Arthur Schmidt, the editor behind some of the defining popcorn movies of the 20th century, has passed away. Schmidt, who frequently collaborated with director Robert Zemeckis, won two Academy Awards for his work on Forrest Gump and Who Framed Roger Rabbit? Throughout his career, the editor crafted a long list of classic films and sequences.
The son of editor Arthur P. Schmidt Sr. (known for Sunset Boulevard), Schmidt began his career as an assistant editor to Dede Allen (Bonnie and Clyde) and Jim Clark (Marathon Man). During the first few years of his career, Schmidt edited films such as Coal Miner’s Daughter, Jericho Mile, and Jaws 2.
“When I began my career as an assistant, I worked on so many bad films that I thought the editor’s main job was to fix everyone else’s mistakes,” he once said. “Now I know there is a lot more to it than that.”
In 1985, he began his work on the Back to the Future trilogy, marking the start of a beautiful relationship with Robert Zemeckis. The duo worked together for almost four decades, collaborating on projects such as Cast Away, Contact, Death Becomes Her, and What Lies Beneath. Schmidt brought joy and inspiration to casual moviegoers, hardcore film nerds, and filmmakers alike, reminding them of the beauty of going to the movie theaters.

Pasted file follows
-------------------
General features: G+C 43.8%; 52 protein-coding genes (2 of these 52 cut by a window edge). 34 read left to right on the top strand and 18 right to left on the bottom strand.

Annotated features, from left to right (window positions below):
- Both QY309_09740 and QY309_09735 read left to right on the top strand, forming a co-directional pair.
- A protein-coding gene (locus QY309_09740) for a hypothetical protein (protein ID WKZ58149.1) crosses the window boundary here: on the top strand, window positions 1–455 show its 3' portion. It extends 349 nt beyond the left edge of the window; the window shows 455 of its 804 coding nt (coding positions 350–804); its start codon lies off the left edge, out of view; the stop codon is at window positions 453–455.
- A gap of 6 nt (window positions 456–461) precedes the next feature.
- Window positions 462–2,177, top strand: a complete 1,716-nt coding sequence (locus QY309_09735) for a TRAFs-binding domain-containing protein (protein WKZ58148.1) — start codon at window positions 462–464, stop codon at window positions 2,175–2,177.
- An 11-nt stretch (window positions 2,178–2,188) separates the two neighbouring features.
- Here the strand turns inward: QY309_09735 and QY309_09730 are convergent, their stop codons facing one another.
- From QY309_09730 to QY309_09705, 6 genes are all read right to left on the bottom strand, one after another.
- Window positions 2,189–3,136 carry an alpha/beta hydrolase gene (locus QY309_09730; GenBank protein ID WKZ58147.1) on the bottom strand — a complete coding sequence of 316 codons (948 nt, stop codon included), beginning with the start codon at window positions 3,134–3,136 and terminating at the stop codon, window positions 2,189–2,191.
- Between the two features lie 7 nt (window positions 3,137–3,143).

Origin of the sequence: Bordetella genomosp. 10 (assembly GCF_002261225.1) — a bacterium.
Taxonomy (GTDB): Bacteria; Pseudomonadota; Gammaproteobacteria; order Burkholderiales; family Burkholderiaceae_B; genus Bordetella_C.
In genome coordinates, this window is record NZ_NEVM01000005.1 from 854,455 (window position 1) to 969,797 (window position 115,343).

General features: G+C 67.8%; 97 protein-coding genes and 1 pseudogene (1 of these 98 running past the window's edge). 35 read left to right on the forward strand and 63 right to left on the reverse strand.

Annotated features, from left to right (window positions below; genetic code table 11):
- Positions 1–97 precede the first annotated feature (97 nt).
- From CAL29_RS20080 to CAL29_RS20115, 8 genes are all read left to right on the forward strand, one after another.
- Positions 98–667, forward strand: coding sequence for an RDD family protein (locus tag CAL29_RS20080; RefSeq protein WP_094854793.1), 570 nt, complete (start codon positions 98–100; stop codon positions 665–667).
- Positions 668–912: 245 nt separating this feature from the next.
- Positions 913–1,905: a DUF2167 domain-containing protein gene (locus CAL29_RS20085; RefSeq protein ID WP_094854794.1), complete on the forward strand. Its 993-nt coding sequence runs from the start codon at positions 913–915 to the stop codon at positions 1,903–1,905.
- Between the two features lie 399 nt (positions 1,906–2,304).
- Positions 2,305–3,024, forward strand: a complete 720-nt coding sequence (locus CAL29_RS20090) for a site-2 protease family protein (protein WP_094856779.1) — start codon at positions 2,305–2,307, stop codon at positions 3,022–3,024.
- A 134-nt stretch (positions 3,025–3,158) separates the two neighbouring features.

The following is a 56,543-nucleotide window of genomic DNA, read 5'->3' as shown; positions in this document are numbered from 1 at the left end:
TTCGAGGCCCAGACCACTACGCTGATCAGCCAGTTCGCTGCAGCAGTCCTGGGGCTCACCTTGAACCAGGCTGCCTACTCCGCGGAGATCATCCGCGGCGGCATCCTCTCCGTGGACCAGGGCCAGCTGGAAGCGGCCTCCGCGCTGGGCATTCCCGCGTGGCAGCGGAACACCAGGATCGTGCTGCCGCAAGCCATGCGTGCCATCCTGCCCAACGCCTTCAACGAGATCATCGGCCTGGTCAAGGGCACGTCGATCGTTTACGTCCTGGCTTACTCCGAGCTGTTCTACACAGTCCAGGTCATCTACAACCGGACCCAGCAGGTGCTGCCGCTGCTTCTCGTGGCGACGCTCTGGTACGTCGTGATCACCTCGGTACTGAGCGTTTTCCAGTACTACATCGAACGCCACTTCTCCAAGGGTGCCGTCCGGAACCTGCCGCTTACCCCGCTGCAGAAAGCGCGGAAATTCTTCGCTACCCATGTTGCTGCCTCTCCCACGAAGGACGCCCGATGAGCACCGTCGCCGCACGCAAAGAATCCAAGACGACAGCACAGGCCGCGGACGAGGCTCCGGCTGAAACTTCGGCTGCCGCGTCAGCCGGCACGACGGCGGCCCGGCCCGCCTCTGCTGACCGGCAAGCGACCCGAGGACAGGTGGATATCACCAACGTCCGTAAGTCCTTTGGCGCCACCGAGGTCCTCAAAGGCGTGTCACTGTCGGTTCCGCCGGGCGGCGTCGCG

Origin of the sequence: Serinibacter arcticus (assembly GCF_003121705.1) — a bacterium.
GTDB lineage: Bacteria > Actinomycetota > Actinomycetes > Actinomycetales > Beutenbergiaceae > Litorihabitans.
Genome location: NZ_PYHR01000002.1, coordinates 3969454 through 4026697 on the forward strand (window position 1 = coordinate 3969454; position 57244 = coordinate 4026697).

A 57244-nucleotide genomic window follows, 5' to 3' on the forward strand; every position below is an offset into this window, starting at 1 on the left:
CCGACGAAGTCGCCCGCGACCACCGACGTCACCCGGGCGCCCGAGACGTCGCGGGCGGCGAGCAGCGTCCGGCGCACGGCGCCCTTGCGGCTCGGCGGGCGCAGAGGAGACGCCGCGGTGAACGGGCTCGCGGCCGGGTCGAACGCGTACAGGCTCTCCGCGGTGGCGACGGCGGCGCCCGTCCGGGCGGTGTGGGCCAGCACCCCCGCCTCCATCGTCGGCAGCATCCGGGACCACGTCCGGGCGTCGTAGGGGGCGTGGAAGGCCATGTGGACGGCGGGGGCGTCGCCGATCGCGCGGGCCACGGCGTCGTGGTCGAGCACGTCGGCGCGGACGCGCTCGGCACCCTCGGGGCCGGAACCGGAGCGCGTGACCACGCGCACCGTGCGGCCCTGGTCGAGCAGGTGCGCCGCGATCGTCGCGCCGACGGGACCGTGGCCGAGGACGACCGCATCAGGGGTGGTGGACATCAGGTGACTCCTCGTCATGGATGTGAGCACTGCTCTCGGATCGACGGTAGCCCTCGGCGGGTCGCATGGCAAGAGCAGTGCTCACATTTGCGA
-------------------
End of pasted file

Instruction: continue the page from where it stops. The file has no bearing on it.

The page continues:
“Arthur Schmidt was incredibly talented and a joy to work with,” Zemeckis wrote in a statement to Deadline. “He was a true gentleman and I am honored to have known him and to have created what we did together.”
Schmidt’s accomplishments are both extensive and varied. He displayed range as an editor, demonstrating an eye for adventure, comedy, drama, and suspense. He knew how to craft pure cinematic delight. The editor, who received the American Cinema Editors Career Achievement Award in 2009, also contributed to notable works such as The Birdcage, Addams Family Values, and The Rocketeer.
Throughout his remarkable body of work, the editor of The Last of the Mohicans and Pirates of the Caribbean consistently strived for one common factor – honesty. “It’s just your reaction [to the material], my reaction to the way it all works in a smooth and dramatic or comedic way,” he said, “and that there’s nothing in what I’ve seen that bothers me or jerks me around or manipulates me. That’s one of the things that we editors get accused of is manipulation, and I always hated that term and never felt that that was what I was trying to do. I was always trying to be honest with the material.”